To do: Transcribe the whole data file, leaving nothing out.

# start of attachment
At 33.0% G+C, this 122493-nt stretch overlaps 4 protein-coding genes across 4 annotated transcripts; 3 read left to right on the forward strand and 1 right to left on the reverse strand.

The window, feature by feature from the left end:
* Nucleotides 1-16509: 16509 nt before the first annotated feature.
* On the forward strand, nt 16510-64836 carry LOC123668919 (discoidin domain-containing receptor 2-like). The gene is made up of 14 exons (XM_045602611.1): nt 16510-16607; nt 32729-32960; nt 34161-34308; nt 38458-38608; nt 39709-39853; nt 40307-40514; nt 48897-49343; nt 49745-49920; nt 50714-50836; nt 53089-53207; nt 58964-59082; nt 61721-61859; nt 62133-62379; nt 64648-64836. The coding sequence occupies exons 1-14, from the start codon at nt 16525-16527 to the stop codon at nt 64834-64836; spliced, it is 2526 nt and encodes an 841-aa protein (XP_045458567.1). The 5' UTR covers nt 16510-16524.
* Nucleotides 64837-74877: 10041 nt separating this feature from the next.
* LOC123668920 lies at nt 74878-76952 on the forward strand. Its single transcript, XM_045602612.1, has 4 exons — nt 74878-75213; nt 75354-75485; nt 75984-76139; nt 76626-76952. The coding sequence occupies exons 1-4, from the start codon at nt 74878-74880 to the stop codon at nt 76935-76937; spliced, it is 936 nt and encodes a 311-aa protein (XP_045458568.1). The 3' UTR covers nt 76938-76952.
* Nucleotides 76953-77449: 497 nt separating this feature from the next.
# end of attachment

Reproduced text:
At 33.0% G+C, this 122493-nt stretch overlaps 4 protein-coding genes across 4 annotated transcripts; 3 read left to right on the forward strand and 1 right to left on the reverse strand.

The window, feature by feature from the left end:
* Nucleotides 1-16509: 16509 nt before the first annotated feature.
* On the forward strand, nt 16510-64836 carry LOC123668919 (discoidin domain-containing receptor 2-like). The gene is made up of 14 exons (XM_045602611.1): nt 16510-16607; nt 32729-32960; nt 34161-34308; nt 38458-38608; nt 39709-39853; nt 40307-40514; nt 48897-49343; nt 49745-49920; nt 50714-50836; nt 53089-53207; nt 58964-59082; nt 61721-61859; nt 62133-62379; nt 64648-64836. The coding sequence occupies exons 1-14, from the start codon at nt 16525-16527 to the stop codon at nt 64834-64836; spliced, it is 2526 nt and encodes an 841-aa protein (XP_045458567.1). The 5' UTR covers nt 16510-16524.
* Nucleotides 64837-74877: 10041 nt separating this feature from the next.
* LOC123668920 lies at nt 74878-76952 on the forward strand. Its single transcript, XM_045602612.1, has 4 exons — nt 74878-75213; nt 75354-75485; nt 75984-76139; nt 76626-76952. The coding sequence occupies exons 1-4, from the start codon at nt 74878-74880 to the stop codon at nt 76935-76937; spliced, it is 936 nt and encodes a 311-aa protein (XP_045458568.1). The 3' UTR covers nt 76938-76952.
* Nucleotides 76953-77449: 497 nt separating this feature from the next.